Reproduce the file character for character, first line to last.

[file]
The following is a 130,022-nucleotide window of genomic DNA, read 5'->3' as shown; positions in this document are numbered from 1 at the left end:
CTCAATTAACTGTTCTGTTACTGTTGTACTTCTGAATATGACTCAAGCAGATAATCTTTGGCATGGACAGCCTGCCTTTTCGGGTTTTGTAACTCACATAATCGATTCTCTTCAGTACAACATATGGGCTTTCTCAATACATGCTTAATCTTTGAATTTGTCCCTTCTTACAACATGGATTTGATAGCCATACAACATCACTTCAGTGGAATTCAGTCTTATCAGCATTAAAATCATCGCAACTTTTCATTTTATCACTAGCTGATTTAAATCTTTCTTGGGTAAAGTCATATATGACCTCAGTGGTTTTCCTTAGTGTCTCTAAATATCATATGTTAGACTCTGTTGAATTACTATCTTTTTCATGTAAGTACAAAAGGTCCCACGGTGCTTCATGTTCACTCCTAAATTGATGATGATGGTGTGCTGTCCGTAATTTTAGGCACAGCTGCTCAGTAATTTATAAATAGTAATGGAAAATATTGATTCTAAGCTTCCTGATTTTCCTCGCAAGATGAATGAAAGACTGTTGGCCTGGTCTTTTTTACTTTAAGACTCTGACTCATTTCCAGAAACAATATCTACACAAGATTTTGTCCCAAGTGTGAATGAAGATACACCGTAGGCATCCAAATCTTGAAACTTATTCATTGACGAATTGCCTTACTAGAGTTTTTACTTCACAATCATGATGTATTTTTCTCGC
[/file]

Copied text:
The following is a 130,022-nucleotide window of genomic DNA, read 5'->3' as shown; positions in this document are numbered from 1 at the left end:
CTCAATTAACTGTTCTGTTACTGTTGTACTTCTGAATATGACTCAAGCAGATAATCTTTGGCATGGACAGCCTGCCTTTTCGGGTTTTGTAACTCACATAATCGATTCTCTTCAGTACAACATATGGGCTTTCTCAATACATGCTTAATCTTTGAATTTGTCCCTTCTTACAACATGGATTTGATAGCCATACAACATCACTTCAGTGGAATTCAGTCTTATCAGCATTAAAATCATCGCAACTTTTCATTTTATCACTAGCTGATTTAAATCTTTCTTGGGTAAAGTCATATATGACCTCAGTGGTTTTCCTTAGTGTCTCTAAATATCATATGTTAGACTCTGTTGAATTACTATCTTTTTCATGTAAGTACAAAAGGTCCCACGGTGCTTCATGTTCACTCCTAAATTGATGATGATGGTGTGCTGTCCGTAATTTTAGGCACAGCTGCTCAGTAATTTATAAATAGTAATGGAAAATATTGATTCTAAGCTTCCTGATTTTCCTCGCAAGATGAATGAAAGACTGTTGGCCTGGTCTTTTTTACTTTAAGACTCTGACTCATTTCCAGAAACAATATCTACACAAGATTTTGTCCCAAGTGTGAATGAAGATACACCGTAGGCATCCAAATCTTGAAACTTATTCATTGACGAATTGCCTTACTAGAGTTTTTACTTCACAATCATGATGTATTTTTCTCGC